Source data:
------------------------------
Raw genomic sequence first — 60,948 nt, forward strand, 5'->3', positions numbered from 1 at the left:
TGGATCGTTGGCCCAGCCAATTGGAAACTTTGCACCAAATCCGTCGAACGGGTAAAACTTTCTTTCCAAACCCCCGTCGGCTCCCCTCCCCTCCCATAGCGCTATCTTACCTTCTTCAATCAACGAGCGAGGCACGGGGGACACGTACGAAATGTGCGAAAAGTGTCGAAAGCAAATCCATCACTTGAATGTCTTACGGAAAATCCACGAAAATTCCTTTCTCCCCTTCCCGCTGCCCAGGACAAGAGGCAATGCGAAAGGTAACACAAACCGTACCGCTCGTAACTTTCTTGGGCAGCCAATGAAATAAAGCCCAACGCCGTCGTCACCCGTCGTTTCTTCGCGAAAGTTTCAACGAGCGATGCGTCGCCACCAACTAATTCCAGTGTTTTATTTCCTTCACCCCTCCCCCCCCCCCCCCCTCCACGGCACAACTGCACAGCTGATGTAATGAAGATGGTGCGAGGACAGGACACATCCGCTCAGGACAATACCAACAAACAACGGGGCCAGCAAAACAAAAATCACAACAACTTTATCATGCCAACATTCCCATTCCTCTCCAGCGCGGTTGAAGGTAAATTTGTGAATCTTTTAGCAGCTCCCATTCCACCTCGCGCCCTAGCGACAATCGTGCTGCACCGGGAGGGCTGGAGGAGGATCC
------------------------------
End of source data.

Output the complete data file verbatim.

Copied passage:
Raw genomic sequence first — 60,948 nt, forward strand, 5'->3', positions numbered from 1 at the left:
TGGATCGTTGGCCCAGCCAATTGGAAACTTTGCACCAAATCCGTCGAACGGGTAAAACTTTCTTTCCAAACCCCCGTCGGCTCCCCTCCCCTCCCATAGCGCTATCTTACCTTCTTCAATCAACGAGCGAGGCACGGGGGACACGTACGAAATGTGCGAAAAGTGTCGAAAGCAAATCCATCACTTGAATGTCTTACGGAAAATCCACGAAAATTCCTTTCTCCCCTTCCCGCTGCCCAGGACAAGAGGCAATGCGAAAGGTAACACAAACCGTACCGCTCGTAACTTTCTTGGGCAGCCAATGAAATAAAGCCCAACGCCGTCGTCACCCGTCGTTTCTTCGCGAAAGTTTCAACGAGCGATGCGTCGCCACCAACTAATTCCAGTGTTTTATTTCCTTCACCCCTCCCCCCCCCCCCCCCTCCACGGCACAACTGCACAGCTGATGTAATGAAGATGGTGCGAGGACAGGACACATCCGCTCAGGACAATACCAACAAACAACGGGGCCAGCAAAACAAAAATCACAACAACTTTATCATGCCAACATTCCCATTCCTCTCCAGCGCGGTTGAAGGTAAATTTGTGAATCTTTTAGCAGCTCCCATTCCACCTCGCGCCCTAGCGACAATCGTGCTGCACCGGGAGGGCTGGAGGAGGATCC